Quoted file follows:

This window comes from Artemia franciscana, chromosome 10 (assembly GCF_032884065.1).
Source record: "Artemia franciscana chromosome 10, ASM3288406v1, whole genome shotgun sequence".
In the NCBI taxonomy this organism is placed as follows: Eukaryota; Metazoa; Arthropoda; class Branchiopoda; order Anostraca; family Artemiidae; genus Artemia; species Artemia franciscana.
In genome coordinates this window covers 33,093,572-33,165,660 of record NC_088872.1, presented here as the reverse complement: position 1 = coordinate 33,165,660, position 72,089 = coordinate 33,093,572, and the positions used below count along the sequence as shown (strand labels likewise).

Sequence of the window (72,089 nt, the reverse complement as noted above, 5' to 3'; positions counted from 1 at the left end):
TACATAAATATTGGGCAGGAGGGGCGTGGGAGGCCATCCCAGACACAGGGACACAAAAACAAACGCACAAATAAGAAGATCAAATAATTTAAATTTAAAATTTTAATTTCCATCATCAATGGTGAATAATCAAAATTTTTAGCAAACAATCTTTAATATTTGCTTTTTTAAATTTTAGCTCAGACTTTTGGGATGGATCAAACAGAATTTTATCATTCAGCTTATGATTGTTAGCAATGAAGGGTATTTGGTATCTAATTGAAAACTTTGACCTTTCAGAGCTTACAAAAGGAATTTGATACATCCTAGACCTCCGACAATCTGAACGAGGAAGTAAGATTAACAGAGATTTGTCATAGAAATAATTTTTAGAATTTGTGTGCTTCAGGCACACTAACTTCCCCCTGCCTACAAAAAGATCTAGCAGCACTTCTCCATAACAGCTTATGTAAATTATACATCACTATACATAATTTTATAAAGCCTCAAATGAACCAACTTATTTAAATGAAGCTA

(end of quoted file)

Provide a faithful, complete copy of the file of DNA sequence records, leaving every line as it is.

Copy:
This window comes from Artemia franciscana, chromosome 10 (assembly GCF_032884065.1).
Source record: "Artemia franciscana chromosome 10, ASM3288406v1, whole genome shotgun sequence".
In the NCBI taxonomy this organism is placed as follows: Eukaryota; Metazoa; Arthropoda; class Branchiopoda; order Anostraca; family Artemiidae; genus Artemia; species Artemia franciscana.
In genome coordinates this window covers 33,093,572-33,165,660 of record NC_088872.1, presented here as the reverse complement: position 1 = coordinate 33,165,660, position 72,089 = coordinate 33,093,572, and the positions used below count along the sequence as shown (strand labels likewise).

Sequence of the window (72,089 nt, the reverse complement as noted above, 5' to 3'; positions counted from 1 at the left end):
TACATAAATATTGGGCAGGAGGGGCGTGGGAGGCCATCCCAGACACAGGGACACAAAAACAAACGCACAAATAAGAAGATCAAATAATTTAAATTTAAAATTTTAATTTCCATCATCAATGGTGAATAATCAAAATTTTTAGCAAACAATCTTTAATATTTGCTTTTTTAAATTTTAGCTCAGACTTTTGGGATGGATCAAACAGAATTTTATCATTCAGCTTATGATTGTTAGCAATGAAGGGTATTTGGTATCTAATTGAAAACTTTGACCTTTCAGAGCTTACAAAAGGAATTTGATACATCCTAGACCTCCGACAATCTGAACGAGGAAGTAAGATTAACAGAGATTTGTCATAGAAATAATTTTTAGAATTTGTGTGCTTCAGGCACACTAACTTCCCCCTGCCTACAAAAAGATCTAGCAGCACTTCTCCATAACAGCTTATGTAAATTATACATCACTATACATAATTTTATAAAGCCTCAAATGAACCAACTTATTTAAATGAAGCTA